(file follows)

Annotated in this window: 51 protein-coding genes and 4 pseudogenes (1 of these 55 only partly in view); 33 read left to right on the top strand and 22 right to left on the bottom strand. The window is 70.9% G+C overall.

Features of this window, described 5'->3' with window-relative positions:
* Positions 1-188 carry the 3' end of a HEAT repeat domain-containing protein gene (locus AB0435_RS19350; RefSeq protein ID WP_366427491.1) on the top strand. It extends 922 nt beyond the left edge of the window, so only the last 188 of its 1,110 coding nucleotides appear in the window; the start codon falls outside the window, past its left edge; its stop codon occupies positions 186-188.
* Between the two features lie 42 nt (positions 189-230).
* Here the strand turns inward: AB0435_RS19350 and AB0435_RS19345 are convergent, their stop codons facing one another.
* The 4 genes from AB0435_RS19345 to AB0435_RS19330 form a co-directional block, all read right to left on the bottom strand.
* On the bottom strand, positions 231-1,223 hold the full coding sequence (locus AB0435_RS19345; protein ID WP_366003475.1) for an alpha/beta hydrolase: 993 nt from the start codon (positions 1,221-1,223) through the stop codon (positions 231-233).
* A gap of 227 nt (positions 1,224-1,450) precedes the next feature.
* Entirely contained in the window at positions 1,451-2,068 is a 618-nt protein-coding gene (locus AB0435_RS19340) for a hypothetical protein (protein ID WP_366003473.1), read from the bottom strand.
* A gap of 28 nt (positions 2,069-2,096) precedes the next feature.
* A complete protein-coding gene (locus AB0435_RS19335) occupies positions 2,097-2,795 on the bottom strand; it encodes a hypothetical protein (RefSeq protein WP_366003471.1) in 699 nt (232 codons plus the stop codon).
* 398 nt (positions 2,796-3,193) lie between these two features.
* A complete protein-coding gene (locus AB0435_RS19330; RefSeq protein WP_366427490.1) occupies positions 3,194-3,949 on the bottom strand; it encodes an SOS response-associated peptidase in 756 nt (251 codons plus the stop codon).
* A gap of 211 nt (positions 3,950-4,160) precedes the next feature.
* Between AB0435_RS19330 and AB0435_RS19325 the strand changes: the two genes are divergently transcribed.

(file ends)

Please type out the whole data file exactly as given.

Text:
Annotated in this window: 51 protein-coding genes and 4 pseudogenes (1 of these 55 only partly in view); 33 read left to right on the top strand and 22 right to left on the bottom strand. The window is 70.9% G+C overall.

Features of this window, described 5'->3' with window-relative positions:
* Positions 1-188 carry the 3' end of a HEAT repeat domain-containing protein gene (locus AB0435_RS19350; RefSeq protein ID WP_366427491.1) on the top strand. It extends 922 nt beyond the left edge of the window, so only the last 188 of its 1,110 coding nucleotides appear in the window; the start codon falls outside the window, past its left edge; its stop codon occupies positions 186-188.
* Between the two features lie 42 nt (positions 189-230).
* Here the strand turns inward: AB0435_RS19350 and AB0435_RS19345 are convergent, their stop codons facing one another.
* The 4 genes from AB0435_RS19345 to AB0435_RS19330 form a co-directional block, all read right to left on the bottom strand.
* On the bottom strand, positions 231-1,223 hold the full coding sequence (locus AB0435_RS19345; protein ID WP_366003475.1) for an alpha/beta hydrolase: 993 nt from the start codon (positions 1,221-1,223) through the stop codon (positions 231-233).
* A gap of 227 nt (positions 1,224-1,450) precedes the next feature.
* Entirely contained in the window at positions 1,451-2,068 is a 618-nt protein-coding gene (locus AB0435_RS19340) for a hypothetical protein (protein ID WP_366003473.1), read from the bottom strand.
* A gap of 28 nt (positions 2,069-2,096) precedes the next feature.
* A complete protein-coding gene (locus AB0435_RS19335) occupies positions 2,097-2,795 on the bottom strand; it encodes a hypothetical protein (RefSeq protein WP_366003471.1) in 699 nt (232 codons plus the stop codon).
* 398 nt (positions 2,796-3,193) lie between these two features.
* A complete protein-coding gene (locus AB0435_RS19330; RefSeq protein WP_366427490.1) occupies positions 3,194-3,949 on the bottom strand; it encodes an SOS response-associated peptidase in 756 nt (251 codons plus the stop codon).
* A gap of 211 nt (positions 3,950-4,160) precedes the next feature.
* Between AB0435_RS19330 and AB0435_RS19325 the strand changes: the two genes are divergently transcribed.